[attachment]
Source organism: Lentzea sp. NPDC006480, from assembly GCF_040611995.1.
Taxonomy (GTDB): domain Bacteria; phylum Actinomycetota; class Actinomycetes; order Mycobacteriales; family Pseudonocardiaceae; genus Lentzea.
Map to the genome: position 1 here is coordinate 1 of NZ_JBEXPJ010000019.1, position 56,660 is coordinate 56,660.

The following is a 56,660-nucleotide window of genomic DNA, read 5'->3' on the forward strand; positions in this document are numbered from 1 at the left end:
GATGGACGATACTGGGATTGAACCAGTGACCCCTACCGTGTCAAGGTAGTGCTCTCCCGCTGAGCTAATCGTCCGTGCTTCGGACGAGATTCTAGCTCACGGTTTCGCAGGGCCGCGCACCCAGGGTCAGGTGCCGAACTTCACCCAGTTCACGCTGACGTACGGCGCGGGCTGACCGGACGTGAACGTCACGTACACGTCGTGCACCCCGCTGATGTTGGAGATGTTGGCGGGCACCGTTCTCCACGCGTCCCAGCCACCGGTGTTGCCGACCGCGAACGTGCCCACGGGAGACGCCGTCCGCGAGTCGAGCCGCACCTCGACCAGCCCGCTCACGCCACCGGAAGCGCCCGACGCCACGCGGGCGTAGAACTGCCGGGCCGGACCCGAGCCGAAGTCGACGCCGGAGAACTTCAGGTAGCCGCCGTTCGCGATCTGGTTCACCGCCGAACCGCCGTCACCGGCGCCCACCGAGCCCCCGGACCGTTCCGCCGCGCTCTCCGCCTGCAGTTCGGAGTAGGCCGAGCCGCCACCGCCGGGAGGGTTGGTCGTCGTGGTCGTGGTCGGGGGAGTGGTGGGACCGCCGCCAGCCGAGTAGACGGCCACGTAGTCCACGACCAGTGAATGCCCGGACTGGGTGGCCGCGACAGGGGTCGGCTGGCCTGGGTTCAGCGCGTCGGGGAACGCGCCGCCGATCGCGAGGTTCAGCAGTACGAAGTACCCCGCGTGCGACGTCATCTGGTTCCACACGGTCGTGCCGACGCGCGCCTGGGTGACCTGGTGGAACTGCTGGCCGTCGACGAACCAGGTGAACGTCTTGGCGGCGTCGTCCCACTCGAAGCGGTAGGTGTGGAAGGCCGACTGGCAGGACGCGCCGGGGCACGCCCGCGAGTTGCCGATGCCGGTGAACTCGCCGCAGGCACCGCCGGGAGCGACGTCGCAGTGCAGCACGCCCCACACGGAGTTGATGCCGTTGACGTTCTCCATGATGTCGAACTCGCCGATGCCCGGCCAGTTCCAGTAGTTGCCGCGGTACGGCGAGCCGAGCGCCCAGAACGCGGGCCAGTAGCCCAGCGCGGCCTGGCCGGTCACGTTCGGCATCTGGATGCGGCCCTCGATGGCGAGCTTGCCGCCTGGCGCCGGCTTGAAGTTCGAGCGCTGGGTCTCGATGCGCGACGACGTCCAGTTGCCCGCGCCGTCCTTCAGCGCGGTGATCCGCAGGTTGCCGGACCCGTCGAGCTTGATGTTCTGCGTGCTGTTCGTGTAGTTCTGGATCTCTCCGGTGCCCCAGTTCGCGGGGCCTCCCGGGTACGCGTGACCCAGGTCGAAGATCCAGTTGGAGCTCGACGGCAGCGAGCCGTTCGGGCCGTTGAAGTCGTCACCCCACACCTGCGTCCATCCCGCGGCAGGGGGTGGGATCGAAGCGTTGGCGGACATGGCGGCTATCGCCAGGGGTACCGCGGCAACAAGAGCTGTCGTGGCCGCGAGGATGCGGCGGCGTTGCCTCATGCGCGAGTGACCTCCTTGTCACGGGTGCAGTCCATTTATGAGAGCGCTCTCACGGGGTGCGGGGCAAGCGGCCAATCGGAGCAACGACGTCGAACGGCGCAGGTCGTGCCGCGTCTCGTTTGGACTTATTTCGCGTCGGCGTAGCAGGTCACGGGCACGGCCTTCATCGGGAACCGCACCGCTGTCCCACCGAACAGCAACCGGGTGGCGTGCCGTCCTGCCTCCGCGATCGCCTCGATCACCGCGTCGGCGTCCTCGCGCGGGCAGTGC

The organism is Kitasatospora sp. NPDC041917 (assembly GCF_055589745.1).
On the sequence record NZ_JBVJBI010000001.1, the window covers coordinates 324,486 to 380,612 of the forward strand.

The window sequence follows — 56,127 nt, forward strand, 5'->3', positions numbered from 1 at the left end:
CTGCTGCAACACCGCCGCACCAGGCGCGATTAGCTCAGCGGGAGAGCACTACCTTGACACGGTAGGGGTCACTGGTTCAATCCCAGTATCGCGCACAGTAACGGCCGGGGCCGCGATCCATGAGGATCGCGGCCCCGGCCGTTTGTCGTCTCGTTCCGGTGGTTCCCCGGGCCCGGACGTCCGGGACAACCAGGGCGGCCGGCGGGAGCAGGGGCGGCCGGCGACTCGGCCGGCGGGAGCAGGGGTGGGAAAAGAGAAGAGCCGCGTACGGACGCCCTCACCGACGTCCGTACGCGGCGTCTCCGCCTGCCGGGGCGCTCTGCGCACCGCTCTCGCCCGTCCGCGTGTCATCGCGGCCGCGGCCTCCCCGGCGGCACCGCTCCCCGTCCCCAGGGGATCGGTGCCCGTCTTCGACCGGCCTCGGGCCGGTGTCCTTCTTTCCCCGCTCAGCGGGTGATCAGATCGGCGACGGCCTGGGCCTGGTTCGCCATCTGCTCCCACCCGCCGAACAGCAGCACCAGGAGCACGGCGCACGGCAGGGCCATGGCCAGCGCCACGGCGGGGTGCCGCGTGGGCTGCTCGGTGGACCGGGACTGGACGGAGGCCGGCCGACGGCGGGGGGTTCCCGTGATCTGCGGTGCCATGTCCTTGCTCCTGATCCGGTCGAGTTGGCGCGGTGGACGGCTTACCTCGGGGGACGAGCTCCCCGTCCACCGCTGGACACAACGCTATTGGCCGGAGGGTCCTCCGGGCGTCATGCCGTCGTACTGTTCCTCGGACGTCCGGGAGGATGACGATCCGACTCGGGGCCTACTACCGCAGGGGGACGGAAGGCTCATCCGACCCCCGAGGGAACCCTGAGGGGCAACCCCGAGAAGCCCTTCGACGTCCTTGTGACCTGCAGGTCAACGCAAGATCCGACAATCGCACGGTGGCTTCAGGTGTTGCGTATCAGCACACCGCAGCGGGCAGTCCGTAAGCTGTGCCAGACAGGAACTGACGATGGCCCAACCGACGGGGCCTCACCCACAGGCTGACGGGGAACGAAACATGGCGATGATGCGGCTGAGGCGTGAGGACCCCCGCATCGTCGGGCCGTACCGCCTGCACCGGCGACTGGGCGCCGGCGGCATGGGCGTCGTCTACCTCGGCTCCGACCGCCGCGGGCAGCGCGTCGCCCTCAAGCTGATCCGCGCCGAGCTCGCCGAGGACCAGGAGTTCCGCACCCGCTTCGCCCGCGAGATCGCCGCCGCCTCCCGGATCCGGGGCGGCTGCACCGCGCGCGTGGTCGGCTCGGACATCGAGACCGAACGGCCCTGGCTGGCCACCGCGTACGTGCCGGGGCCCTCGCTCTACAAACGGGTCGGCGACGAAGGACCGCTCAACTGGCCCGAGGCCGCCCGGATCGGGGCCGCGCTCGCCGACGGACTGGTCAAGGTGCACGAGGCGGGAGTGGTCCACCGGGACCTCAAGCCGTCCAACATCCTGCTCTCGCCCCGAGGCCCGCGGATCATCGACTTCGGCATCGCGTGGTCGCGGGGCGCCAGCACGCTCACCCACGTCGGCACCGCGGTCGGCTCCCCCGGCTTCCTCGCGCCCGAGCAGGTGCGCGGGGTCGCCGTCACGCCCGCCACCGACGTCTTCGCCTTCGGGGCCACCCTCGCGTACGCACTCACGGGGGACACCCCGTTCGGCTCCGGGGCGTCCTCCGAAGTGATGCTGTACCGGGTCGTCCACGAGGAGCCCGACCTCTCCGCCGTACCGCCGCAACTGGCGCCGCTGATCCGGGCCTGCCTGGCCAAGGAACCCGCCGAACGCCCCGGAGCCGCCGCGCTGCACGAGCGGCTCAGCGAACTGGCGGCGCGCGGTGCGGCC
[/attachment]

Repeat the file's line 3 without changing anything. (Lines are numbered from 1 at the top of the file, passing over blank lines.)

Map to the genome: position 1 here is coordinate 1 of NZ_JBEXPJ010000019.1, position 56,660 is coordinate 56,660.